Did you know? Harriet Tubman was born into slavery and found a means of escape with the help of her abolitionist neighbors. In 1849, she fled her slave life in Maryland and found respite in Philadelphia. There she formulated a plan to liberate the rest of her family by way of the Underground Railroad, a system that involved moving slaves from one safe house to another under rigid secrecy. She was able to free her family and numerous other slaves throughout the years, taking them as far as Canada and helping them find safe jobs. Later, she worked as a nurse during the Civil War and was a proponent of both women’s suffrage and the abolitionist movement

Sojourner Truth-“Ain’t I A Woman?

Sojourner Truth


By: Ms. K

Did you know? Sojourner was born into slavery with the name Isabella Baumfree. She changed her name after escaping from her owner. After the state’s Emancipation Act was passed, she become a vehement and vocal supporter of abolition and women’s right. She traveled the country giving speeches, including her famous one entitled Ain’t I a Woman? that emphasized the strength of women and acknowledging that even though woman wanted rights it was not equal within the black women community. They needed equality between the sexes.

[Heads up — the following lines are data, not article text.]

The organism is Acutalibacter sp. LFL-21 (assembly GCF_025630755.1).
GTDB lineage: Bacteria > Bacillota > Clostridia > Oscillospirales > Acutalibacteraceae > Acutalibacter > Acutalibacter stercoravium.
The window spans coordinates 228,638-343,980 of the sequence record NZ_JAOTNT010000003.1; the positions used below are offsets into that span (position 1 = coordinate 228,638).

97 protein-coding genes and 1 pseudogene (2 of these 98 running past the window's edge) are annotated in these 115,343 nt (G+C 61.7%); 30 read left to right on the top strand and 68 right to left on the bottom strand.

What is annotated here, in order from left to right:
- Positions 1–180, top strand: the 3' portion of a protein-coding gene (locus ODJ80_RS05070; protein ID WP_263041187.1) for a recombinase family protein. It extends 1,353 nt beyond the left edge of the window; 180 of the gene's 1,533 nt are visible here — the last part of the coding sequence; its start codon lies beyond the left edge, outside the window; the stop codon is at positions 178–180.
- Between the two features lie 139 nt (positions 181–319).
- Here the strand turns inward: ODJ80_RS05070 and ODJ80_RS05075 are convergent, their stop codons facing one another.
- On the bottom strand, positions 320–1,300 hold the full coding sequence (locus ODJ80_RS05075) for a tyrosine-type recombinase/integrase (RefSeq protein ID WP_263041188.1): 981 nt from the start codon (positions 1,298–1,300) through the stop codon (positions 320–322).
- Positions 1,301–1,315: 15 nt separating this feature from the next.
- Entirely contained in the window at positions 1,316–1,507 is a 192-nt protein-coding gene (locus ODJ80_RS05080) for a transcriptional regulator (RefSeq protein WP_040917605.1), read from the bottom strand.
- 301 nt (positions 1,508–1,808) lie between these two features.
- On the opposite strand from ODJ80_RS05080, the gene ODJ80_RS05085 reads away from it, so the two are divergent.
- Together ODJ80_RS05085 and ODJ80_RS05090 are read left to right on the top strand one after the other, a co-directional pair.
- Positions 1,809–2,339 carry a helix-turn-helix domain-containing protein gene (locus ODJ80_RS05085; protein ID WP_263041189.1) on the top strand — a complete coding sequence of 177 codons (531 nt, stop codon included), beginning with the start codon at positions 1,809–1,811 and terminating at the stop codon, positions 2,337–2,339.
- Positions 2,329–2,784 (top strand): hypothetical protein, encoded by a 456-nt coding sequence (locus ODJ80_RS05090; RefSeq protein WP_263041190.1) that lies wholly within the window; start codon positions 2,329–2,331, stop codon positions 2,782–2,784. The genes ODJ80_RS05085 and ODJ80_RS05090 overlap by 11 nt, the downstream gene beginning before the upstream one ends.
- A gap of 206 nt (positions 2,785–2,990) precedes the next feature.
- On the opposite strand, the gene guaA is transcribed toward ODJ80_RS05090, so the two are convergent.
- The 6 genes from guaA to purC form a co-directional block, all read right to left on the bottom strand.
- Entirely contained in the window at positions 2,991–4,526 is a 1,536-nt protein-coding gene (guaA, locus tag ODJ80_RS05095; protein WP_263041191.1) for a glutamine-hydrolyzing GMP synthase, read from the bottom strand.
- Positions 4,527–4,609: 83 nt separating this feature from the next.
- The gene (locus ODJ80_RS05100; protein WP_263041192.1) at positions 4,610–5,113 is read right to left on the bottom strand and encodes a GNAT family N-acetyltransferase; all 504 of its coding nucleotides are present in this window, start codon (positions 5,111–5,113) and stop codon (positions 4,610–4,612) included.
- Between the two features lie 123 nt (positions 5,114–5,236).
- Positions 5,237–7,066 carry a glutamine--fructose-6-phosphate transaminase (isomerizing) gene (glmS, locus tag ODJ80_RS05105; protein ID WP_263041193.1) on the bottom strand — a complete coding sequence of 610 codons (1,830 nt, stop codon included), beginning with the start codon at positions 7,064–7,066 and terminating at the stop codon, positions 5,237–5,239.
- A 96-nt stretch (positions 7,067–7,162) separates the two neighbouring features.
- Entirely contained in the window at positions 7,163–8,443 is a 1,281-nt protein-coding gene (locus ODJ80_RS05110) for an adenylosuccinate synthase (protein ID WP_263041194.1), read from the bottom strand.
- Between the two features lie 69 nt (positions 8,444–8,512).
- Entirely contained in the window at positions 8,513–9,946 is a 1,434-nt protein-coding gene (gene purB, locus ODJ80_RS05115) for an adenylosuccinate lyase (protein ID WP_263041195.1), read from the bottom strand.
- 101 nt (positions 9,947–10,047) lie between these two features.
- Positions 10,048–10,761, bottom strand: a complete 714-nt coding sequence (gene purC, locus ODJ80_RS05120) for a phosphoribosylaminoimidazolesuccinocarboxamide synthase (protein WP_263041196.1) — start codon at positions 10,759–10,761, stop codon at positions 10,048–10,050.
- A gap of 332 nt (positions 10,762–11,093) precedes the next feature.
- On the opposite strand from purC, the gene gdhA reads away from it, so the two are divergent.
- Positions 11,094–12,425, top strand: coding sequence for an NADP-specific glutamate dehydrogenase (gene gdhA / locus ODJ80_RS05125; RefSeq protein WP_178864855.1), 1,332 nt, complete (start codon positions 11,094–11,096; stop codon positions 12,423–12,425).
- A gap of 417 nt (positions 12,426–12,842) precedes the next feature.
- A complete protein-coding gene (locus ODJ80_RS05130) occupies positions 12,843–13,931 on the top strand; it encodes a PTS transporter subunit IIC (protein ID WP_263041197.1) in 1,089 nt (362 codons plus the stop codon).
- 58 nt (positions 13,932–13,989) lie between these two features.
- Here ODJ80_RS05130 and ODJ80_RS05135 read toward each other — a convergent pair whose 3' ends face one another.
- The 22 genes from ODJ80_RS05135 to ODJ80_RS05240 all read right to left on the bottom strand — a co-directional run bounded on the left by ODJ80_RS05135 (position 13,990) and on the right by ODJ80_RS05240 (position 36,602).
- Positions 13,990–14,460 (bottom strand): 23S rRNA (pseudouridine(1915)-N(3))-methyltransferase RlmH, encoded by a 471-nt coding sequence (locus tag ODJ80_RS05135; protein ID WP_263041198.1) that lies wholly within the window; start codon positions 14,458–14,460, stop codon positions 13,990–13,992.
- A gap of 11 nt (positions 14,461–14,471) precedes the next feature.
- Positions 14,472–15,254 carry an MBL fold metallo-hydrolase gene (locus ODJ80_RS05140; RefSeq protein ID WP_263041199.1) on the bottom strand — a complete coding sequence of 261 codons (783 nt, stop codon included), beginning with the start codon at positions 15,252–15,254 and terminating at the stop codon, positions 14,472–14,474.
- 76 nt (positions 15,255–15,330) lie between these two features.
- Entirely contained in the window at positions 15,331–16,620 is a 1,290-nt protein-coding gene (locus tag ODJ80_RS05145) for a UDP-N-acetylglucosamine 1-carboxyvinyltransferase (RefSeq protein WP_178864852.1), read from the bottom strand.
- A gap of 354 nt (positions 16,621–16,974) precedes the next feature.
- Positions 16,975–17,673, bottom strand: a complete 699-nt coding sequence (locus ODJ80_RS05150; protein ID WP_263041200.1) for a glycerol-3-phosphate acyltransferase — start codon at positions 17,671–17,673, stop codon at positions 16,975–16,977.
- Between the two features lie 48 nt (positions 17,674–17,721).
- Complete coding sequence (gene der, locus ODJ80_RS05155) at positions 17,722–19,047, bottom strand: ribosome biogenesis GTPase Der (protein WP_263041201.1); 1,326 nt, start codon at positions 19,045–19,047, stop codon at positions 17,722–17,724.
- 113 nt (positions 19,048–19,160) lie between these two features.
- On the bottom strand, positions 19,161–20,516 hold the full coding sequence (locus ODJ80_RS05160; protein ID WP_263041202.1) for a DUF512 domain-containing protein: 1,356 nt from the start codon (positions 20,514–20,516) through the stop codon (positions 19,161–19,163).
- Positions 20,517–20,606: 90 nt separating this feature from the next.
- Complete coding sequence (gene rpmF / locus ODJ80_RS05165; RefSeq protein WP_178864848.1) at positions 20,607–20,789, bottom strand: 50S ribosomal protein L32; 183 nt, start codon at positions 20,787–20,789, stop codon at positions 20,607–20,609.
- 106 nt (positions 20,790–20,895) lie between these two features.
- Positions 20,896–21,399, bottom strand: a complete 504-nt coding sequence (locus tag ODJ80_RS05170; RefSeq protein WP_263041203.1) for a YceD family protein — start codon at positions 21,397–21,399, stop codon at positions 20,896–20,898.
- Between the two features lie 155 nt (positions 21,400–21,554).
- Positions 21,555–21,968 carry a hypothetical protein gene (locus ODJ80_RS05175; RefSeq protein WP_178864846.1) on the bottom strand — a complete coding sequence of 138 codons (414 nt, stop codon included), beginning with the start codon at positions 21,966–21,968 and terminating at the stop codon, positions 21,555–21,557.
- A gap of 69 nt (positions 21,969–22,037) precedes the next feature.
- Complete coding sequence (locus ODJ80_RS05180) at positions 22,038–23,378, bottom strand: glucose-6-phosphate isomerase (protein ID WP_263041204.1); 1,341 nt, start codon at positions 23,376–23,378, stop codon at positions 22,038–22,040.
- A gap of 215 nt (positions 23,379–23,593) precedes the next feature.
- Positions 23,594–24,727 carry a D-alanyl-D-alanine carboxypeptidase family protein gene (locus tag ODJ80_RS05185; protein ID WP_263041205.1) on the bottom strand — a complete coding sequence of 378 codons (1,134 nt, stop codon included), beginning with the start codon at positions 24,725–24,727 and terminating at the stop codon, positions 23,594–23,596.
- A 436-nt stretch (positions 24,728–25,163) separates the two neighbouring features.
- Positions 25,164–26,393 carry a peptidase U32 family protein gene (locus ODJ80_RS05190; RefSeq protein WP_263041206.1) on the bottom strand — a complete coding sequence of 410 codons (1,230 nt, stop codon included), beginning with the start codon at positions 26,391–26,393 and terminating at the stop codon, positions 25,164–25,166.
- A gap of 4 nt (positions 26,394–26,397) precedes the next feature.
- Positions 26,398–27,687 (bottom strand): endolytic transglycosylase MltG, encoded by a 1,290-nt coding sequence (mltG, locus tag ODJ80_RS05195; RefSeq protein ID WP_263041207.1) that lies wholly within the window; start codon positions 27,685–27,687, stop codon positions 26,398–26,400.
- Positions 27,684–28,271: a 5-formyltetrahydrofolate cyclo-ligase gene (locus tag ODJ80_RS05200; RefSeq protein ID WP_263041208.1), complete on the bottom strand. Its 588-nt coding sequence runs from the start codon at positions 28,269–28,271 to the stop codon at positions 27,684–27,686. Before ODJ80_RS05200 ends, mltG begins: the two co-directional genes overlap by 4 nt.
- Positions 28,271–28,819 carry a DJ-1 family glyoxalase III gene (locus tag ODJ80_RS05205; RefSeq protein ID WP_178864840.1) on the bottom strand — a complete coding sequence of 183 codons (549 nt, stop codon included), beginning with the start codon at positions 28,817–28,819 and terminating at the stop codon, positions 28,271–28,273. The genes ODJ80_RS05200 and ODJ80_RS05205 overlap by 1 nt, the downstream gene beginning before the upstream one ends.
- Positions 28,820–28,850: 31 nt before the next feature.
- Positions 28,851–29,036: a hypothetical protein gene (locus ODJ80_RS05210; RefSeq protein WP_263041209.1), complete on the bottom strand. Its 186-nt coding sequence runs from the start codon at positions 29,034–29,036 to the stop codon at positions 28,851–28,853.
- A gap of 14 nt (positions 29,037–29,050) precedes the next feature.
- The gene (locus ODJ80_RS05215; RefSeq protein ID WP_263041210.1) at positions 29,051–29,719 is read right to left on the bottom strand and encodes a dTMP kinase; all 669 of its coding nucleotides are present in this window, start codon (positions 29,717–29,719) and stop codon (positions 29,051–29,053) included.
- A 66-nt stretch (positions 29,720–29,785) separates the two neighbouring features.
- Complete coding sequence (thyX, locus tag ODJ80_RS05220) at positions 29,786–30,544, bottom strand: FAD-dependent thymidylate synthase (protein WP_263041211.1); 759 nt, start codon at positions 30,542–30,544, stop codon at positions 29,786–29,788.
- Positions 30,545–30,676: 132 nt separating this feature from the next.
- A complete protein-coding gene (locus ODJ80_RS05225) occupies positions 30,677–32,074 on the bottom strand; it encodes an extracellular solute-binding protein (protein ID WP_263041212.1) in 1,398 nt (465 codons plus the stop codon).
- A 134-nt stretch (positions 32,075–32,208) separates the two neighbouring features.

Ain’t I A Woman?
Delivered 1851
Women’s Convention, Akron, Ohio

Well, children, where there is so much racket there must be something out of kilter. I think that ‘twixt the negroes of the South and the women at the North, all talking about rights, the white men will be in a fix pretty soon. But what’s all this here talking about?

That man over there says that women need to be helped into carriages, and lifted over ditches, and to have the best place everywhere. Nobody ever helps me into carriages, or over mud-puddles, or gives me any best place! And ain’t I a woman? Look at me! Look at my arm! I have ploughed and planted, and gathered into barns, and no man could head me! And ain’t I a woman? I could work as much and eat as much as a man – when I could get it – and bear the lash as well! And ain’t I a woman? I have borne thirteen children, and seen most all sold off to slavery, and when I cried out with my mother’s grief, none but Jesus heard me! And ain’t I a woman?

Then they talk about this thing in the head; what’s this they call it? [member of audience whispers, “intellect”] That’s it, honey. What’s that got to do with women’s rights or negroes’ rights? If my cup won’t hold but a pint, and yours holds a quart, wouldn’t you be mean not to let me have my little half measure full?

Then that little man in black there, he says women can’t have as much rights as men, ’cause Christ wasn’t a woman! Where did your Christ come from? Where did your Christ come from? From God and a woman! Man had nothing to do with Him.

If the first woman God ever made was strong enough to turn the world upside down all alone, these women together ought to be able to turn it back , and get it right side up again! And now they is asking to do it, the men better let them.

Obliged to you for hearing me, and now old Sojourner ain’t got nothing more to say.